Just as it’s always 5 o’clock somewhere for the barfly, winter-jaded New Yorkers can take comfort in knowing that somewhere on this planet, it’s feeling like summer.
Down in the balmy Southern Hemisphere, February and March are lounge-by-the-pool months — and nowhere more so than in Auckland, New Zealand’s rising capital of cool. If you’ve been hankering for Oceania, are passing through the South Pacific, or simply have miles to burn, head for Auckland, where locals turn every summer day into an outdoor party.
Auckland has always been an outdoor enthusiast’s dream, but lately it’s also one of the buzziest world cities, regularly ranked atop those quality-of-life lists. Its 1.4 million inhabitants include plenty of young, international professionals — many of them Jewish — and every year, more visitors are drawn here by the hip, multicultural vibe. Auckland’s extroverted face is never more evident than during its Miami-style subtropical summer, when the festivals heat up, providing nonstop entertainment alongside the spectacular waterfront.
Perched at the northern tip of New Zealand’s island belt, the so-called “City of Sails” purports to have the most yachts of any harbor in the world — and to gaze out at the vast blue Pacific, dotted with endless white sails and bobbing powerboats, the moniker is well-deserved. One in three Kiwis lives in Auckland; of these, one third own a boat, the better to navigate this watery burg’s sprawling miles of sandy beaches, crystalline inlets and dozens of surrounding islands.
Filled with a young and open-minded populace, New Zealand has always had a multicultural bent, and Jews have thrived here over the decades. In fact, the 150-year-old Auckland Jewish Immigration organization has long promoted New Zealand as a destination for refuge-seeking Jews, providing newcomers with a warm welcome and practical assistance, all with the aim of fortifying a 3,000-strong community with strong local pride.
Observant Jewish life in Auckland is centered around a complex on Grey’s Avenue, home to the immigration office, the Orthodox Auckland Hebrew Congregation and the Grey’s Avenue Deli, Auckland’s only kosher café. Both the immigration office and the shul make a point of welcoming visitors: an airport greeting with car service, accommodations assistance and local Jewish contacts are all just an e-mail away for Jewish travelers. Reform Jews are served by the Beth Shalom Progressive Jewish Congregation, with traditional services and a similarly welcoming style.
With summer already in full swing, the Auckland Arts Festival is the city’s premier event showcasing arts and culture. More than 75 events feature artists from New Zealand and around the world: theater, classical music, modern dance, cabaret and folklore are highlights, with a particular emphasis on free, family-oriented events, many of them outdoors. A water puppet show from Vietnam, and operas and oratorios by Handel and Purcell performed by the Berlin Baroque Ensemble are just a few of the acts on view from March 2-20.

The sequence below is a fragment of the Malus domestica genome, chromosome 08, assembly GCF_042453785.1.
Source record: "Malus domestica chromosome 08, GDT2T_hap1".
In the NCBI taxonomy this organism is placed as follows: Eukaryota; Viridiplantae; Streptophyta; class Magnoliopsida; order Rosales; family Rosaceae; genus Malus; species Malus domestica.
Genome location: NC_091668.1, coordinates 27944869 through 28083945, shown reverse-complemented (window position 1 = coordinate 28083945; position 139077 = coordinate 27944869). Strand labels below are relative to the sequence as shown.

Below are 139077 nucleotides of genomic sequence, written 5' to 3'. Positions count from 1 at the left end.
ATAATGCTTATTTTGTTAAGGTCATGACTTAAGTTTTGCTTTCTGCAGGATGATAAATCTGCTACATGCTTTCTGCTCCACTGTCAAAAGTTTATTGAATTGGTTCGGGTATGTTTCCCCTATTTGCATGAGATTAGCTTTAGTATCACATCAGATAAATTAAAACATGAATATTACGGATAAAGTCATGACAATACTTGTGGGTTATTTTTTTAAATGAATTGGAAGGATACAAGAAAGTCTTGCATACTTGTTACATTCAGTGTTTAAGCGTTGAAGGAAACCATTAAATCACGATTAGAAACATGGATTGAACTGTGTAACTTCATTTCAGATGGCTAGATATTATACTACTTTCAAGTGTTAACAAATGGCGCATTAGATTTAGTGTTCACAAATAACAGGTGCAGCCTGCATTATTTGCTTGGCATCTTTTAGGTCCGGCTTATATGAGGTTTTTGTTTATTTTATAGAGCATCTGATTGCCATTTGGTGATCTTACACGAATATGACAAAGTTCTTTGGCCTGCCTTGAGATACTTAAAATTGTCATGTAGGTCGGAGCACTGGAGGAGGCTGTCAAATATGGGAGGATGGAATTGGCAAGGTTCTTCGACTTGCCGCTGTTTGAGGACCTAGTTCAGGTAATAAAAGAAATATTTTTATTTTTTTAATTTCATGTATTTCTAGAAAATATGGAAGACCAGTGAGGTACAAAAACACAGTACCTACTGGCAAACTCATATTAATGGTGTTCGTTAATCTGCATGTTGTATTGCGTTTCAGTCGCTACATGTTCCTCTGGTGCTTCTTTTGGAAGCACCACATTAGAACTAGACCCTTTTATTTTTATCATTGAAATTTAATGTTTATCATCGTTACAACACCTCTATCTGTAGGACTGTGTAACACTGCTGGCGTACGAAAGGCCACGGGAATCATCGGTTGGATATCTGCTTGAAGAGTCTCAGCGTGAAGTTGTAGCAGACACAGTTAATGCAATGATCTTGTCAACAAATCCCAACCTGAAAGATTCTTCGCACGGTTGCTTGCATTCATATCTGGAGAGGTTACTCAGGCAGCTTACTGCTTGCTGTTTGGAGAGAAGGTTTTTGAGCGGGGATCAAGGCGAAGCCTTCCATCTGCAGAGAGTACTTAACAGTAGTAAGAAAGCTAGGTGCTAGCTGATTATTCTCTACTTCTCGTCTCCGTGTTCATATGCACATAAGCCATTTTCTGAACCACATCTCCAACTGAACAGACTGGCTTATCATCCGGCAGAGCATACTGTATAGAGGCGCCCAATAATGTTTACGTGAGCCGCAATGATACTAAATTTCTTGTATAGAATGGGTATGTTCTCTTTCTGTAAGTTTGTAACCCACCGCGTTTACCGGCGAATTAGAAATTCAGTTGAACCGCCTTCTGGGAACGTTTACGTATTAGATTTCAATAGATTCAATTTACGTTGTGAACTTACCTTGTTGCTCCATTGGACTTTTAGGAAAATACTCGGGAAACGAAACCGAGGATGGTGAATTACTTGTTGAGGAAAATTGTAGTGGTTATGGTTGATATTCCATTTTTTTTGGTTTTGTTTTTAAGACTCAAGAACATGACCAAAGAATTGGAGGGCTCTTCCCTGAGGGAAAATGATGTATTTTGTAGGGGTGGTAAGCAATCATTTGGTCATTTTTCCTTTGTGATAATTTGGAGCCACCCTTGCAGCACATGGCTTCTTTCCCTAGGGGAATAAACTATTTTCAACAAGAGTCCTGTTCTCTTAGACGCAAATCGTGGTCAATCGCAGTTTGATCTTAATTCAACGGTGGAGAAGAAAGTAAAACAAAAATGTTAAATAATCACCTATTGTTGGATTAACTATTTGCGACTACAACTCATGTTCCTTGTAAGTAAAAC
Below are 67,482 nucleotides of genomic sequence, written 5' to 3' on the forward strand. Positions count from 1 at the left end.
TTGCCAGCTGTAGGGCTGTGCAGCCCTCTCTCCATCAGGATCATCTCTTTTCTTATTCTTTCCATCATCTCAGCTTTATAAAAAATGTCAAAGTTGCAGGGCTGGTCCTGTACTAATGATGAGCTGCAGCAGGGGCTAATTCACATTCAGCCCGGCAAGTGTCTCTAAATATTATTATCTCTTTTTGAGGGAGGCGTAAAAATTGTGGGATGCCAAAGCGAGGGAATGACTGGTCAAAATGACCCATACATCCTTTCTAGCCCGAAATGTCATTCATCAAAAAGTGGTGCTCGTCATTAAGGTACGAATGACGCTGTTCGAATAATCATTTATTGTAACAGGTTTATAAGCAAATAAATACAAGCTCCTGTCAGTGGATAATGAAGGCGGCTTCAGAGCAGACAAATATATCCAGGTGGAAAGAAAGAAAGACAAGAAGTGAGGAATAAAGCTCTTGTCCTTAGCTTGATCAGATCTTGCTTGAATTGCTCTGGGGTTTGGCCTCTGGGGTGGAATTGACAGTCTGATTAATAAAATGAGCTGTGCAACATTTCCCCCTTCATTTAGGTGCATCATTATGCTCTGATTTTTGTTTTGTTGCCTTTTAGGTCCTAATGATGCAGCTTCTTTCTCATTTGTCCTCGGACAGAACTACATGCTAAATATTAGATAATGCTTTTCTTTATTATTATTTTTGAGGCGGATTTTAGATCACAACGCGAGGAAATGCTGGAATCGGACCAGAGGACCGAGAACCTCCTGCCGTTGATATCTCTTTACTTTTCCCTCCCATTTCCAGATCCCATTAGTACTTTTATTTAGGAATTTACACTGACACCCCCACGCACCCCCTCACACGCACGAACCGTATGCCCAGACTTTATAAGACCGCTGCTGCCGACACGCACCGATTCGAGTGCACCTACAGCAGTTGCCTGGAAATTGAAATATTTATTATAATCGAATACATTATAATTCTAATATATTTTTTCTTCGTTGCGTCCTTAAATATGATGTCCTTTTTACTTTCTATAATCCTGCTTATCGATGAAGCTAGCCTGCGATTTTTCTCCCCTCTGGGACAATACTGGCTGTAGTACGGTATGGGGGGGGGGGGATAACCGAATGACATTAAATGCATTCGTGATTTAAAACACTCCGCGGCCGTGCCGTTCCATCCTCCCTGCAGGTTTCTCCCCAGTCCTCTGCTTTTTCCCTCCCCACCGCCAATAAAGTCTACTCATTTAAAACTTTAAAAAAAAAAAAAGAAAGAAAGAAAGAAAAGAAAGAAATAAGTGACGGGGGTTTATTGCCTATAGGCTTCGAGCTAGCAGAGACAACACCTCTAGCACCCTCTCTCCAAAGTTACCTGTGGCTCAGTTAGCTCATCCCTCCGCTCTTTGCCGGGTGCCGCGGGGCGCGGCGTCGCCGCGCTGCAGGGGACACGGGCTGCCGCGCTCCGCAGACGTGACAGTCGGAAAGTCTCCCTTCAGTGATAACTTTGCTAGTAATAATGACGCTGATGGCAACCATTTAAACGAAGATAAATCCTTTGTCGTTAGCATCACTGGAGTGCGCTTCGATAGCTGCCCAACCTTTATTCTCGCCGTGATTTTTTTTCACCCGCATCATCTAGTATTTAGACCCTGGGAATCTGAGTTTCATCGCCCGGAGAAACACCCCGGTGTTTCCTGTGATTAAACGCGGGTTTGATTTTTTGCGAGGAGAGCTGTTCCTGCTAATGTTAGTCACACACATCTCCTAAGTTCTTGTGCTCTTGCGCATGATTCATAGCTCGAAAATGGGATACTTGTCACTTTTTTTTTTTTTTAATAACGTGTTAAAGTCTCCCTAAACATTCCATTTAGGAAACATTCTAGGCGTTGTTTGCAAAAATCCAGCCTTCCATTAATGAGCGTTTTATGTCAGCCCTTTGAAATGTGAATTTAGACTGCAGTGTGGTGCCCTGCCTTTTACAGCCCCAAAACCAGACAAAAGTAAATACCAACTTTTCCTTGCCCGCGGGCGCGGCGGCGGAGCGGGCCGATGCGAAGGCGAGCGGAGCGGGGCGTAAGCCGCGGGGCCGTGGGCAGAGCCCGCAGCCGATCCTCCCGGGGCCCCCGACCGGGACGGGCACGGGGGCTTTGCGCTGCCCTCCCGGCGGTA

Through March, Auckland’s beloved parks come alive with the diverse sounds of Dixieland, mambo, jazz and other genres in a series titled, simply, Music in the Parks. Many of the concerts encourage dancing; some even feature lessons or demonstrations.
A 35-minute ferry ride from the city center, Waiheke Island plays host to Headland Sculpture on the Gulf, now through Feb. 20. The event, New Zealand’s major sculpture showcase, features works by leading Kiwi artists in a waterfront setting amid vineyards and romantic cafés.
Also during February, the shore will serve as the setting for two popular music festivals. The Kia Motors Devonport Wine, Food and Music Festival takes place from Feb. 19-20: most tickets sell out in advance for the wine tastings, cooking demonstrations and live bands, with proceeds going to charities. On the 26th, crowds gather at Mission Bay for the eponymous Jazz and Blues Street Festival, featuring more than 20 live groups.
Next up is the alternative Auckland Fringe Festival, an avant-garde event event that runs from Feb. 25-March 13 at venues across the city — including, according to advance press, a Jewish prayer hall (See website below for a full lineup). Billed as an “open platform” event, the Fringe Festival encourages artists of all genres —from improv theater to dance and visual arts — to take part.
While the sprawling waterfront plays a central role in Auckland life, it’s by no means the only attraction. The areas around Quay Street, a historic district with rowdy taverns, and Queen Street, a main thoroughfare filled with cafés and boutiques, are the subject of ongoing revitalization projects, as is a substantial part of the harbor. Auckland’s many pedestrian-friendly shopping districts, from the posh eateries of Ponsonby Road and the pretty Victorian shops of Parnell to the hippie-bohemian vibe along Karangahape Road, where live blues wafts from late-night bars, have undergone upscale transformations.
On a sunny weekend afternoon, it’s easy to see why so many hipsters, surfers and aesthetes have made Auckland into a South Pacific magnet for the cutting edge. Kayakers ply the inlets, rollerbladers whiz along the city’s dozens of miles of trails, and even car-bound travelers ditch the road for a bike rental, taking advantage of one of the world’s sunniest climates.
With some of the most beautiful beaches just a short jaunt from the city’s center, Auckland could easily sell its resort side — but as summer heats up with festivals, live music and boating events of all kinds, there are more and more reasons to stay in town. n